Why self-publish?

The first draft of Paragon was finished in 1994, a rushed effort before I moved to Brisbane to become an air traffic controller (the first in a long line of false starts in careers). Since then I have re-written the novel ten times. Ten!

As you can imagine, in that time I sent Paragon off to a lot of ‘real’ publishing houses, and have many rejection letters to show for it. I must confess I also made the classic mistake of sending out the first draft, which I will never do again. But that’s another story.

Was it the fact that I had a finished novel for 16 years and was never able to place it that led me to self-publish? No. It was the change in my rejection letters in recent years that led to this decision. I went from form letters (generic ‘dear author’ types) to specific ‘good’ rejections. These referred to character names and other details, indicating that the manuscript had actually been read. This, coupled with the fact that it took between 9-18 months for the publishers to reject the novel made me decide that it was time to put it out there myself.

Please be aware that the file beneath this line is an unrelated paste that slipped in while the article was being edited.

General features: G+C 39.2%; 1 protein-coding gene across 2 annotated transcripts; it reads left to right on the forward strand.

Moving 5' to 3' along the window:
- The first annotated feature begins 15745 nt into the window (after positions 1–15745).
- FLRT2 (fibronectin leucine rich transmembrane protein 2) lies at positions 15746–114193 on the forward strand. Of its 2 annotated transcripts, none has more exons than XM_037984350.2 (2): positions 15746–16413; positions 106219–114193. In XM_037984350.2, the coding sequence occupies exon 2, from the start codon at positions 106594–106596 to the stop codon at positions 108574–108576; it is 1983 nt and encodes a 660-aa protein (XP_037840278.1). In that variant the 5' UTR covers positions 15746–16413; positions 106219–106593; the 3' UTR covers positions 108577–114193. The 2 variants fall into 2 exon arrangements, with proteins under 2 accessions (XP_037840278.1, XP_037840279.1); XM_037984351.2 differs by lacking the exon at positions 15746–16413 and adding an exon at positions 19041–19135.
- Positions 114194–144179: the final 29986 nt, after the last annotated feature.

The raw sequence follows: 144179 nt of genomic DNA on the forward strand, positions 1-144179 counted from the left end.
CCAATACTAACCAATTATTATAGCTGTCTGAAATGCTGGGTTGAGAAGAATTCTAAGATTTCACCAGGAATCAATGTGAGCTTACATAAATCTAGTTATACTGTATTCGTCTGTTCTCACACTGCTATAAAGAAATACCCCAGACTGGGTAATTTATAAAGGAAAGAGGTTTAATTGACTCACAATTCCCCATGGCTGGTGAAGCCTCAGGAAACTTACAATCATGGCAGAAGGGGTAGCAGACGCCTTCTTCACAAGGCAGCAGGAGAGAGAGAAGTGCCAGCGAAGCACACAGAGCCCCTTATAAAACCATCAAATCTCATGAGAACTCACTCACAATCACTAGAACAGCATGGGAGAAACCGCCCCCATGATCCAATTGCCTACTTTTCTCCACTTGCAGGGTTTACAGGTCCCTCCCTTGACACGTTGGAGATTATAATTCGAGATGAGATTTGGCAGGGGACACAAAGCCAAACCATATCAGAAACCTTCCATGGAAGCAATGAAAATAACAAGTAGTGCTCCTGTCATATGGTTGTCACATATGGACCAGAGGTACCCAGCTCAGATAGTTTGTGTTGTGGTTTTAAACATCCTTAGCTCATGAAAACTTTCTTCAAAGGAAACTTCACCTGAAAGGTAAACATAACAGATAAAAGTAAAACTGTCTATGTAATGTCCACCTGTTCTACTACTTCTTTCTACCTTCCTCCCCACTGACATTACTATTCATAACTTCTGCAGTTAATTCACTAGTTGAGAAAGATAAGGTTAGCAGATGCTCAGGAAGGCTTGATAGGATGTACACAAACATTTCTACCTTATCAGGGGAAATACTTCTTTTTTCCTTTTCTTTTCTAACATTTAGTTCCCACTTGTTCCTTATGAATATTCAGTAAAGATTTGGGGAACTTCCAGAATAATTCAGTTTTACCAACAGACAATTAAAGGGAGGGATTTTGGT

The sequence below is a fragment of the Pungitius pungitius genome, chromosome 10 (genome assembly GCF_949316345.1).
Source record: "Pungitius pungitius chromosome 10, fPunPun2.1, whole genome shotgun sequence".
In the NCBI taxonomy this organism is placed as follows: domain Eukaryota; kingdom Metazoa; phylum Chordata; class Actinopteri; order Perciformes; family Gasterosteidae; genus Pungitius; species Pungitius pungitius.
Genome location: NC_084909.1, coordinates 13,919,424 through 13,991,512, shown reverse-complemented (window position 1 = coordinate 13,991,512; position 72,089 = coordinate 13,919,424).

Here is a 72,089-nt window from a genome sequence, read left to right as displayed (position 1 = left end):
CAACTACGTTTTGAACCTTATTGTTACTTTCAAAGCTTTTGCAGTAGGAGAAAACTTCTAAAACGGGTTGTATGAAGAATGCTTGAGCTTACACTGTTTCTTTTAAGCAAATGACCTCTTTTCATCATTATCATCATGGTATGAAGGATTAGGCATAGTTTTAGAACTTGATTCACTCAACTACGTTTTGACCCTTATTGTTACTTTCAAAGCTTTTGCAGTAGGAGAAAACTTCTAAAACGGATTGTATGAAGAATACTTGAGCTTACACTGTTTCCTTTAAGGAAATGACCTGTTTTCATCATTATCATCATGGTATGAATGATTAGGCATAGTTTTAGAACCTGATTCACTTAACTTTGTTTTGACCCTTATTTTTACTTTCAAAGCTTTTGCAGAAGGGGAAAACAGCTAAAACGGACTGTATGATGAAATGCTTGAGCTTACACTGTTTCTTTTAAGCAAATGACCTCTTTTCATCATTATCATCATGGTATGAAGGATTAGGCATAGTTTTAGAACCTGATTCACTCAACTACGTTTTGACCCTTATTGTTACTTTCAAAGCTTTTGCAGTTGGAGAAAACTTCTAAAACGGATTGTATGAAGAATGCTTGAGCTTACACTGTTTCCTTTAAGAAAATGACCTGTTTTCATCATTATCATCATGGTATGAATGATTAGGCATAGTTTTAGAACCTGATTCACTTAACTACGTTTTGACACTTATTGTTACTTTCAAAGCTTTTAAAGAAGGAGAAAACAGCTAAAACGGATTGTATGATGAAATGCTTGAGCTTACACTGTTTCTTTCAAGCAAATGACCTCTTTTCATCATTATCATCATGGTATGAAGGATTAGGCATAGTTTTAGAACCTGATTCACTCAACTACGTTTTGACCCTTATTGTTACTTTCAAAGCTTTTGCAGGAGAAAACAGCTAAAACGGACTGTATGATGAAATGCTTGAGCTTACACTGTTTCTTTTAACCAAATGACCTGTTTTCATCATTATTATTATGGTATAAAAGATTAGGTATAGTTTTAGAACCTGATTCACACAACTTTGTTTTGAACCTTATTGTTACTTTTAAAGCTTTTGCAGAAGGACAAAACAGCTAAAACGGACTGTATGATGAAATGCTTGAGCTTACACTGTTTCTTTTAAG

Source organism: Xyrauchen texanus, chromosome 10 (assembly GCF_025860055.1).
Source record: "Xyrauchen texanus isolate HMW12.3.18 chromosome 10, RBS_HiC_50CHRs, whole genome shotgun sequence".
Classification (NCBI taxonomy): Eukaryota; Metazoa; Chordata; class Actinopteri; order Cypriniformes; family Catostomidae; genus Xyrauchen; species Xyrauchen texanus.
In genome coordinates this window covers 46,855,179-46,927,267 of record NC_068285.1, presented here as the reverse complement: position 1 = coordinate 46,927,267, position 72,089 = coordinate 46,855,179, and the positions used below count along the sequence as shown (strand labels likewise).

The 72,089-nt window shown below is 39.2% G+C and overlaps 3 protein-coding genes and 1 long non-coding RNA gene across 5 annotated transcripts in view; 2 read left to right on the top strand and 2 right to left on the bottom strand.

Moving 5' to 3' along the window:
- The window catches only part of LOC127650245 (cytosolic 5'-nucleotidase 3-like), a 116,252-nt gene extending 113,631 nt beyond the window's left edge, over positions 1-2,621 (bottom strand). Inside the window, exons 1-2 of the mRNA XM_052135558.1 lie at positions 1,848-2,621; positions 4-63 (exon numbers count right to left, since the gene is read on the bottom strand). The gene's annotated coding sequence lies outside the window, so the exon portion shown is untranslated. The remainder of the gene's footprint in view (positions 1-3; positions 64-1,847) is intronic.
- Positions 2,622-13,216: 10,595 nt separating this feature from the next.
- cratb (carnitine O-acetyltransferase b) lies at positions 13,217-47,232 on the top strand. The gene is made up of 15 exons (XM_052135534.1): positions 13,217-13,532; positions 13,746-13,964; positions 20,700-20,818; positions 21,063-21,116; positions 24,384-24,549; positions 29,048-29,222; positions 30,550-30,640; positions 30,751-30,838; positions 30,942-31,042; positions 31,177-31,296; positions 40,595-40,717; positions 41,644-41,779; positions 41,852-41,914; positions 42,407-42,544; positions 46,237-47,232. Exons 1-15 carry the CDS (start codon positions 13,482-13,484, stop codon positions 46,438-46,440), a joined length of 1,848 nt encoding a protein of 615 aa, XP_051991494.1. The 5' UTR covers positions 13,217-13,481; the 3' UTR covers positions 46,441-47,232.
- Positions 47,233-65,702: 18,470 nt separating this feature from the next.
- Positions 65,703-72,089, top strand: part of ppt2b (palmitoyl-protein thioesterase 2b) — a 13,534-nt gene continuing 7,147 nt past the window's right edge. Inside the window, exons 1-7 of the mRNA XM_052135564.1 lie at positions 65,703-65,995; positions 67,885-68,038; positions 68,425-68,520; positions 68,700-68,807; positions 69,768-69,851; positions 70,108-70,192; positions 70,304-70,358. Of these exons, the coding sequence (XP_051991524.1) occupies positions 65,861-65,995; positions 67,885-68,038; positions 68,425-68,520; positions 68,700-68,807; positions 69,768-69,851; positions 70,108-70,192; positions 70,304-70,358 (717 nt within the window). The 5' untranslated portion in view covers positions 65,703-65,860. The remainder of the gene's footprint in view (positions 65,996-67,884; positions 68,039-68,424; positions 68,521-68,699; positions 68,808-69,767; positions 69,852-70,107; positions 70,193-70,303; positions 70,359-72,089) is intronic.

So what is a ‘good’ rejection? Here are some actual quotes from three of my most recent rejections (which took 9, 12 and 18 months to come back to me) so you can see what I class as a good rejection:

“Thank you for sending this memorable manuscript…”
“It’s a difficult one to reject. You are obviously a talented writer who knows how to pace an intriguing story.”
“It’s an intriguing premise and you are clearly an imaginative storyteller…”

Yes, they are from the REJECTION letters. I can only begin to imagine how nice the acceptance letters must be! The other nice thing is that these comments came from YA Editors, not their assistants.

Hopefully one day soon I’ll be able to tell you what they say when they send you an acceptance letter. Maybe 2011 will be the year? 🙂

Happy New Year!

Nat

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